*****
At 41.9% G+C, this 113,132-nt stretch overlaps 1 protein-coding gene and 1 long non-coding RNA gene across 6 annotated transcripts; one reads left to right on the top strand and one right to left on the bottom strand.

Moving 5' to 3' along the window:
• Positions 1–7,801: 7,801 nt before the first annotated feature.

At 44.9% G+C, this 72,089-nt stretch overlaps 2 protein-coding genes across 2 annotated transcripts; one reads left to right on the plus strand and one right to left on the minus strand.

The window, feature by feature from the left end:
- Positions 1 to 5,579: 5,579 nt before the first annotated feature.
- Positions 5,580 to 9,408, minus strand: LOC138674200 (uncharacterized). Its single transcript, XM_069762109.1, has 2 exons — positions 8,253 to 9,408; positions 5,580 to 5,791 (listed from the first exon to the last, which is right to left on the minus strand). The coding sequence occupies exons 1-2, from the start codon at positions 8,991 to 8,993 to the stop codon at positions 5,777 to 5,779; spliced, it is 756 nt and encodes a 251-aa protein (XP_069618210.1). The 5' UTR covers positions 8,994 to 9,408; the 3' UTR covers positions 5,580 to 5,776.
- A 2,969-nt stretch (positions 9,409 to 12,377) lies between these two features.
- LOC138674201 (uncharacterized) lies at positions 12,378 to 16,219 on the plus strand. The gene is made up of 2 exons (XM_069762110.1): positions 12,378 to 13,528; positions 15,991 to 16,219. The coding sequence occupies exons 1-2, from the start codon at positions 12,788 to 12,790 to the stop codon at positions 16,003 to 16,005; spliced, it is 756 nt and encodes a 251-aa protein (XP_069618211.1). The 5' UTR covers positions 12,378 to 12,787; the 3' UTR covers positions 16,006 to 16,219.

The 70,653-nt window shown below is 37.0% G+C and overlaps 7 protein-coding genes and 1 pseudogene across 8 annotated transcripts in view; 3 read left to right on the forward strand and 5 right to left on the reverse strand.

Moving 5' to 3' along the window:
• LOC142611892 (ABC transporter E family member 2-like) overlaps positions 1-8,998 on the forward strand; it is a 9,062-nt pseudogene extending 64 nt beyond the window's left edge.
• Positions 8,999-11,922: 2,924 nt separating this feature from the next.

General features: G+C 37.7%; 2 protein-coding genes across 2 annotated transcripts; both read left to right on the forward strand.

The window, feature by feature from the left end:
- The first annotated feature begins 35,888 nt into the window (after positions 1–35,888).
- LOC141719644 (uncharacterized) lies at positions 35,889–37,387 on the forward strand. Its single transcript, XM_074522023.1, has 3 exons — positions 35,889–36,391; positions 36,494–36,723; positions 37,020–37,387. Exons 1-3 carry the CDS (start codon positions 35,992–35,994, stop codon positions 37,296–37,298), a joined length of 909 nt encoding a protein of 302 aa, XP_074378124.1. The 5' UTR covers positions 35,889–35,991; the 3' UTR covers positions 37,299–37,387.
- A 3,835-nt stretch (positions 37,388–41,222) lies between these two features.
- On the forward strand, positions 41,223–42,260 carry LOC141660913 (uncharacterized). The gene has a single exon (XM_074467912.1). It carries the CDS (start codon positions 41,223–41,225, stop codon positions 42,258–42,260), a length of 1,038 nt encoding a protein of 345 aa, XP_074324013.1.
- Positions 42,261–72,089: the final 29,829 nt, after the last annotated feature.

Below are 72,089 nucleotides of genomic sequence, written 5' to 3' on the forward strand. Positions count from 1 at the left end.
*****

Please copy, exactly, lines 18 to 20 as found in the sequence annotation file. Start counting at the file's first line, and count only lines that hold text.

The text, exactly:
- A 3,835-nt stretch (positions 37,388–41,222) lies between these two features.
- On the forward strand, positions 41,223–42,260 carry LOC141660913 (uncharacterized). The gene has a single exon (XM_074467912.1). It carries the CDS (start codon positions 41,223–41,225, stop codon positions 42,258–42,260), a length of 1,038 nt encoding a protein of 345 aa, XP_074324013.1.
- Positions 42,261–72,089: the final 29,829 nt, after the last annotated feature.